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Muslim groups in Houston are on the front lines of Harvey relief efforts

Ahmadiyya Muslims join other religious groups in helping Harvey's victims.

Members of Ahmadiyya Muslim Youth Association doing relief work in Houston
Rahman Nasir

After Hurricane Harvey hit Houston this past weekend, some organizations — like megachurch pastor Joel Osteen's 16,800-seat Lakewood Church — came under fire for not doing enough to help those displaced by the flooding, which has killed at least 46 as of Friday morning. But for other religious groups in the region, including several of the Houston area’s Muslim communities, Harvey was a call to solidarity — and action.

One priest checked submerged cars to ensure no passengers were trapped inside. Jewish outreach organization Chabad House sent truckloads of food from New York and Miami. According to ThinkProgress’s Jack Jenkins, at least nine houses of worship in Houston, and several more outside the immediate Houston area, have opened their doors as shelters to afflicted residents or engaged in community outreach. Among them are the Woodlands Church, Salt and Light Ministries, and a number of mosques, including the Brand Lane Center in Stafford, Texas.

Muslim groups have been particularly visible in the Harvey relief effort. For example, the Council of Islamic American Relations called on Muslims to supplement their customary donations for the Muslim holiday of Eid ul-Adha this week, with an equal donation for Harvey relief efforts.

Locally, around 140 young Muslims from organizations like the Ahmadiyya Muslim Youth Association and Muslim Youth USA — in partnership with the Ahmadiyya Muslim global disaster relief charity Humanity First — took to Houston’s flooded streets this weekend. They’ve cooked and served hot food and snacks to evacuees, distributed hygiene products, and even rescued stranded Houston residents by boat.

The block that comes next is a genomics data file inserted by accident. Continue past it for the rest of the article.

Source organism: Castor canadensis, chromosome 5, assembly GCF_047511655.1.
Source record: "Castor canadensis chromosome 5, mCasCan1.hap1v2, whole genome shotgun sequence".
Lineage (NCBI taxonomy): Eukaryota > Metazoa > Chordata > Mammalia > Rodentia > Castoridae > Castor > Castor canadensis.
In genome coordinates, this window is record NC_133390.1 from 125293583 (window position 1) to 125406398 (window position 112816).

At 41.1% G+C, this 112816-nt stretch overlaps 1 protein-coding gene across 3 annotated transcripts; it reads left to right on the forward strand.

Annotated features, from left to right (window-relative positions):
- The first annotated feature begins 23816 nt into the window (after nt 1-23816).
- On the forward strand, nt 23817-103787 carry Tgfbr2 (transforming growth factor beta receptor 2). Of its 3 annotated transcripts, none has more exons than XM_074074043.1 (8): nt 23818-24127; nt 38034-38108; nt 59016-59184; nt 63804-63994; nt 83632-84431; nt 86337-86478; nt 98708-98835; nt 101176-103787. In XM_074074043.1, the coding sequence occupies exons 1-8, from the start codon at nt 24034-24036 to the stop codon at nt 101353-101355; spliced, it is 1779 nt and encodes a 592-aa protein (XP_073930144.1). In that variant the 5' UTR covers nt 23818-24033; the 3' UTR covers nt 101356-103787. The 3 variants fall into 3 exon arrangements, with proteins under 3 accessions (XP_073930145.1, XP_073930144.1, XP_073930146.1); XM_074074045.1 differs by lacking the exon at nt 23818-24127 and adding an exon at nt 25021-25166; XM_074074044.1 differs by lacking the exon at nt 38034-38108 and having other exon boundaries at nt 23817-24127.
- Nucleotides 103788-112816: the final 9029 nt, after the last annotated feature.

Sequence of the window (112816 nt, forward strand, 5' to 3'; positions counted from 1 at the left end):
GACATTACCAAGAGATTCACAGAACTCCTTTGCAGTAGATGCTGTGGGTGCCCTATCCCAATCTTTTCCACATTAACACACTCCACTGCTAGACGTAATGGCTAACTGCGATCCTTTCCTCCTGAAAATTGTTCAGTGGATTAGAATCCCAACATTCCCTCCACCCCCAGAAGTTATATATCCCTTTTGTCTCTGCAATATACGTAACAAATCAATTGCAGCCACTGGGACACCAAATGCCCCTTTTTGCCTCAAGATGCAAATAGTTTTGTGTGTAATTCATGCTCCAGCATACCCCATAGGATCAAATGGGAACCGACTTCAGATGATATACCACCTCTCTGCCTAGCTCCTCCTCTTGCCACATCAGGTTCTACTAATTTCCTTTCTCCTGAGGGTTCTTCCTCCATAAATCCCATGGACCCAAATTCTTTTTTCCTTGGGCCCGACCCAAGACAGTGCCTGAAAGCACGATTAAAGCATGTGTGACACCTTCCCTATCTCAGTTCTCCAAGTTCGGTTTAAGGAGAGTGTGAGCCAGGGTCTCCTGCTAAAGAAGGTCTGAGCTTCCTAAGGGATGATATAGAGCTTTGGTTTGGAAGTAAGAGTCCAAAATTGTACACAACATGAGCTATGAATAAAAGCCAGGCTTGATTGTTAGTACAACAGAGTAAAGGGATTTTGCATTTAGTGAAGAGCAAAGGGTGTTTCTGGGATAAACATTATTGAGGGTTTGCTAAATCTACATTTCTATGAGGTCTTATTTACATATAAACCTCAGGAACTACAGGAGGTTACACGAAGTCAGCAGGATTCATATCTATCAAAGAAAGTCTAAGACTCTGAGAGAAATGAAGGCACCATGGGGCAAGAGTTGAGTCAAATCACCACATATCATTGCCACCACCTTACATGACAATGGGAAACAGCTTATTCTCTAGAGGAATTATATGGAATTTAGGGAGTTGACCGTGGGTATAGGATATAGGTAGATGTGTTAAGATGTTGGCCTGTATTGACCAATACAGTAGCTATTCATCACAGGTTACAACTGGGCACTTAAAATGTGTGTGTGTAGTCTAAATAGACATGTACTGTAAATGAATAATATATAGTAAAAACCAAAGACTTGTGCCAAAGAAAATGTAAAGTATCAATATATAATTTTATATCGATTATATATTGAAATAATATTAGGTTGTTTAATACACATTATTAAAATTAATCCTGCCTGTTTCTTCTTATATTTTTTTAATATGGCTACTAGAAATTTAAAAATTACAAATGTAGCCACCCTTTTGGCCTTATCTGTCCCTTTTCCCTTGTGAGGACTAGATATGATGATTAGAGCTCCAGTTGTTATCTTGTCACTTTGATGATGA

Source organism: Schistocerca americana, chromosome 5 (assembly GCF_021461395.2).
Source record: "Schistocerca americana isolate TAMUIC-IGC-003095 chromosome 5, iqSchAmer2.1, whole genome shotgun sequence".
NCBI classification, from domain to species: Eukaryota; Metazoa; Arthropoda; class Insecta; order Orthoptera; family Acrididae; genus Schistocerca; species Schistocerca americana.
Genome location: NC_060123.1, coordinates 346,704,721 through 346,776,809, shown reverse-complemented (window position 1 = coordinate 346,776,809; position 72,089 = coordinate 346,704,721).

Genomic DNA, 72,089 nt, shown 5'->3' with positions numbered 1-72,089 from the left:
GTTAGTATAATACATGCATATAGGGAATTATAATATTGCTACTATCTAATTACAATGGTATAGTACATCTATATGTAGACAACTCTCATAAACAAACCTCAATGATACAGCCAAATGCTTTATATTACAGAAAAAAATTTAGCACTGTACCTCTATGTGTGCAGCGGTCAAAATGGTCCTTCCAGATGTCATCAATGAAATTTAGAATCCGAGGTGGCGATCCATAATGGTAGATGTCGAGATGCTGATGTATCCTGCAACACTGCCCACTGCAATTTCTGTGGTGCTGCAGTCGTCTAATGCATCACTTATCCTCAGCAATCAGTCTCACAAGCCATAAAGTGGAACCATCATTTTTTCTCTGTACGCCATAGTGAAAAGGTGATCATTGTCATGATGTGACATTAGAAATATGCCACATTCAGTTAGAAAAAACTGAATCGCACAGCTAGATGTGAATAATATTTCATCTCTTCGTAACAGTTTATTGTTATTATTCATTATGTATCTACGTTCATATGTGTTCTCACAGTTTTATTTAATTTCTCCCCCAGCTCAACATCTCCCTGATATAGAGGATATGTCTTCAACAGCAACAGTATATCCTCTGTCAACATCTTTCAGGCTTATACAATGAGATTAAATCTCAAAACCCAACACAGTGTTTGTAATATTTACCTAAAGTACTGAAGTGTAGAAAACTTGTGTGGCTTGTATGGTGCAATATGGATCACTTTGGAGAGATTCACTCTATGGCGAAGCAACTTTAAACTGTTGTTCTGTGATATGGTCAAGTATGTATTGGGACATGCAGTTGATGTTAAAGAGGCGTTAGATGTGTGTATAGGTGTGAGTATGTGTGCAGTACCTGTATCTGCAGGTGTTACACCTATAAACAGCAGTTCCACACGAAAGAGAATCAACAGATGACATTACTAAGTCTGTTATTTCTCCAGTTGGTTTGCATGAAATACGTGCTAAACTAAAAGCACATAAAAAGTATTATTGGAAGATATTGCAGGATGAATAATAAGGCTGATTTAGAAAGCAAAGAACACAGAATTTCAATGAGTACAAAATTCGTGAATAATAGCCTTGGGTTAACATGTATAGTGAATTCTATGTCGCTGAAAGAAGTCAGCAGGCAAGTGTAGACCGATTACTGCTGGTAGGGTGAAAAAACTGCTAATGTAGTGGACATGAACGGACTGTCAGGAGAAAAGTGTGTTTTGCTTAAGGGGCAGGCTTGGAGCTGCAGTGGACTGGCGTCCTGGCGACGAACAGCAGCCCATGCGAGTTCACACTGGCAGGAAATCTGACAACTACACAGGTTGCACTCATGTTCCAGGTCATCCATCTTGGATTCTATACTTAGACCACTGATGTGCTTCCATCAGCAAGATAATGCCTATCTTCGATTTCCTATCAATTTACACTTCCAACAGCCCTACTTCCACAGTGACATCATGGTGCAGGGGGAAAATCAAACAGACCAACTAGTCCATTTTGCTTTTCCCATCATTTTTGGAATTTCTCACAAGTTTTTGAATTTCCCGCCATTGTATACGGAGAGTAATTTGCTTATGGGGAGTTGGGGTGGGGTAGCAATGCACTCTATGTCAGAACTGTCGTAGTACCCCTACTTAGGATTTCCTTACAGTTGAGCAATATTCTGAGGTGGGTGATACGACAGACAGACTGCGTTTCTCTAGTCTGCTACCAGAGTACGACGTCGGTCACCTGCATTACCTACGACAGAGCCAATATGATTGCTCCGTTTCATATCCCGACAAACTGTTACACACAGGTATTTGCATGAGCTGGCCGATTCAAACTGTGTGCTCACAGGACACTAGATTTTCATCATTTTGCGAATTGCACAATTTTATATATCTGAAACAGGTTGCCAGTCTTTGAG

About 60,000 Muslims call Houston home, and about 700 — according to Ahmadiyya Youth Association representative Waqas Hussain — are members of the Ahmadiyya community, a movement of followers of 19th-century Punjabi religious leader Mirza Ghulam Ahmad.

Houston’s Ahmadi Muslims are often the subject of double-discrimination. On the one hand, they, like many Muslim Americans, have been subjected to wider Islamophobic discrimination — Texas, like America more broadly, has seen a number of instances of arson, vandalism, and assault against Muslims or Muslim institutions, many of which have been prosecuted as hate crimes.

On the other hand, its adherents have also been accused by other Muslims of not being “real” Muslims. Ahmadis face persecution or legal restrictions on their practice in some countries including Saudi Arabia, Indonesia, and Pakistan, where the government has officially declared them not Muslims.

In Houston, however, as in America more broadly, Ahmadiyya Muslims are often at the forefront of Muslim outreach. In 2013, Houston Ahmadis led a pro-peace dialogue pegged to the release of Islamophobic propaganda film The Innocence of Muslims. This March, Houston Ahmadis spearheaded an “#AskaMuslim” program, where community representatives manned booths in a public park and offered to answer residents’ questions. Ahmadiyya Muslims were also part of a similarly structured outreach program this summer in England following the London and Manchester attacks.

For Rahman Nasir, a Houston-based spokesperson for the Ahmadiyya Muslim Youth Association and a coordinator in the relief effort, community outreach has always been part of his faith and practice. “I’m 23 [now],” Nasir told Vox, “so I was a young volunteer during Katrina”; he accompanied his father, who volunteered there. “Houston’s the only home I’ve ever known. And seeing a city that’s given you so much in so much pain — as Muslim youths, we wanted to give what we could back to the city.” So far, he’s coordinated rescues by boat and distributed food and water to evacuees.

Nasir said, as a Muslim, he hasn’t encountered difficulties in Houston. “I can’t complain,” he said. He acknowledged things had been more difficult since “our new president and all that.” Ultimately, he said, Houstonians’ identity as Houstonians has become more important than any other distinction, as they collectively face the devastation of Hurricane Harvey and its aftermath.

“Agendas [have] been wiped away in the face of this disaster. Nobody looks at your religion, your skin color,” Nasir said. There’s African Americans helping white people. There’s white people — you know, rural South, Confederate flag [bearing] white people — are going out on boats helping African Americans. All that matters is the Houston family we got going on and being there for each other.”

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